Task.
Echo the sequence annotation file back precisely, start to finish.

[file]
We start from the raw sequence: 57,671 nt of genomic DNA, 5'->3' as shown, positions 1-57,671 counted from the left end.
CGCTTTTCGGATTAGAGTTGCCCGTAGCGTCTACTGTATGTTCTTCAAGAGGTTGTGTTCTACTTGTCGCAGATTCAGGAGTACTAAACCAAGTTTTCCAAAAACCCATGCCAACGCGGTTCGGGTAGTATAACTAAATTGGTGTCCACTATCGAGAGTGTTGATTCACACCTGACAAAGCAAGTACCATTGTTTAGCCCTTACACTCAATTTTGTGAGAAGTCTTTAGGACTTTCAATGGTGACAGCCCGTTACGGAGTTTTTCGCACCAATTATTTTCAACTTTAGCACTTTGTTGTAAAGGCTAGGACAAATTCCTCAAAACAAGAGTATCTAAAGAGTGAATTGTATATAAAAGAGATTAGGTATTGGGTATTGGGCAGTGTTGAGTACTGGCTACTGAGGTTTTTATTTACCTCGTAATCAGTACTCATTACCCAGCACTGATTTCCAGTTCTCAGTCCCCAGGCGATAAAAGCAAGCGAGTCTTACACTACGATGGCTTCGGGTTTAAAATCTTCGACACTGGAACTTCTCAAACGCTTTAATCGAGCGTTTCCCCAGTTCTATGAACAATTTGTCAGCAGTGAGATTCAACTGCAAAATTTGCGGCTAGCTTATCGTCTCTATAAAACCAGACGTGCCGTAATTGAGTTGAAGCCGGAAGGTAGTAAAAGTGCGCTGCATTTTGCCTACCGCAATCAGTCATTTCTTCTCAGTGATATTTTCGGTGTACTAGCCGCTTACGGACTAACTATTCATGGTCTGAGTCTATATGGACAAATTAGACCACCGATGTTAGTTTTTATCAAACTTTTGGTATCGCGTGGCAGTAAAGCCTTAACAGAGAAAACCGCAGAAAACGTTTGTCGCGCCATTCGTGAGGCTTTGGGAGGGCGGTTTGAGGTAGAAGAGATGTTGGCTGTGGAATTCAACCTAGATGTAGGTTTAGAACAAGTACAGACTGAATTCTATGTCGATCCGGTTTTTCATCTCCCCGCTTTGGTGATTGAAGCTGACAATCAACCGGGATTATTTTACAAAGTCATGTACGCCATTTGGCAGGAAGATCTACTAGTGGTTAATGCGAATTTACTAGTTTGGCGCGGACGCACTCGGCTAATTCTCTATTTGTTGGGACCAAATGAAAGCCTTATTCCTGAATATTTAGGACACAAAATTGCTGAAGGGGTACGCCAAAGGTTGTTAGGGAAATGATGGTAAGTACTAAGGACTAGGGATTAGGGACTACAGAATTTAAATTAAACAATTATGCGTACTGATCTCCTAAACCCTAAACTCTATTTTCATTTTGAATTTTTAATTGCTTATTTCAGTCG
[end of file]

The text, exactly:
We start from the raw sequence: 57,671 nt of genomic DNA, 5'->3' as shown, positions 1-57,671 counted from the left end.
CGCTTTTCGGATTAGAGTTGCCCGTAGCGTCTACTGTATGTTCTTCAAGAGGTTGTGTTCTACTTGTCGCAGATTCAGGAGTACTAAACCAAGTTTTCCAAAAACCCATGCCAACGCGGTTCGGGTAGTATAACTAAATTGGTGTCCACTATCGAGAGTGTTGATTCACACCTGACAAAGCAAGTACCATTGTTTAGCCCTTACACTCAATTTTGTGAGAAGTCTTTAGGACTTTCAATGGTGACAGCCCGTTACGGAGTTTTTCGCACCAATTATTTTCAACTTTAGCACTTTGTTGTAAAGGCTAGGACAAATTCCTCAAAACAAGAGTATCTAAAGAGTGAATTGTATATAAAAGAGATTAGGTATTGGGTATTGGGCAGTGTTGAGTACTGGCTACTGAGGTTTTTATTTACCTCGTAATCAGTACTCATTACCCAGCACTGATTTCCAGTTCTCAGTCCCCAGGCGATAAAAGCAAGCGAGTCTTACACTACGATGGCTTCGGGTTTAAAATCTTCGACACTGGAACTTCTCAAACGCTTTAATCGAGCGTTTCCCCAGTTCTATGAACAATTTGTCAGCAGTGAGATTCAACTGCAAAATTTGCGGCTAGCTTATCGTCTCTATAAAACCAGACGTGCCGTAATTGAGTTGAAGCCGGAAGGTAGTAAAAGTGCGCTGCATTTTGCCTACCGCAATCAGTCATTTCTTCTCAGTGATATTTTCGGTGTACTAGCCGCTTACGGACTAACTATTCATGGTCTGAGTCTATATGGACAAATTAGACCACCGATGTTAGTTTTTATCAAACTTTTGGTATCGCGTGGCAGTAAAGCCTTAACAGAGAAAACCGCAGAAAACGTTTGTCGCGCCATTCGTGAGGCTTTGGGAGGGCGGTTTGAGGTAGAAGAGATGTTGGCTGTGGAATTCAACCTAGATGTAGGTTTAGAACAAGTACAGACTGAATTCTATGTCGATCCGGTTTTTCATCTCCCCGCTTTGGTGATTGAAGCTGACAATCAACCGGGATTATTTTACAAAGTCATGTACGCCATTTGGCAGGAAGATCTACTAGTGGTTAATGCGAATTTACTAGTTTGGCGCGGACGCACTCGGCTAATTCTCTATTTGTTGGGACCAAATGAAAGCCTTATTCCTGAATATTTAGGACACAAAATTGCTGAAGGGGTACGCCAAAGGTTGTTAGGGAAATGATGGTAAGTACTAAGGACTAGGGATTAGGGACTACAGAATTTAAATTAAACAATTATGCGTACTGATCTCCTAAACCCTAAACTCTATTTTCATTTTGAATTTTTAATTGCTTATTTCAGTCG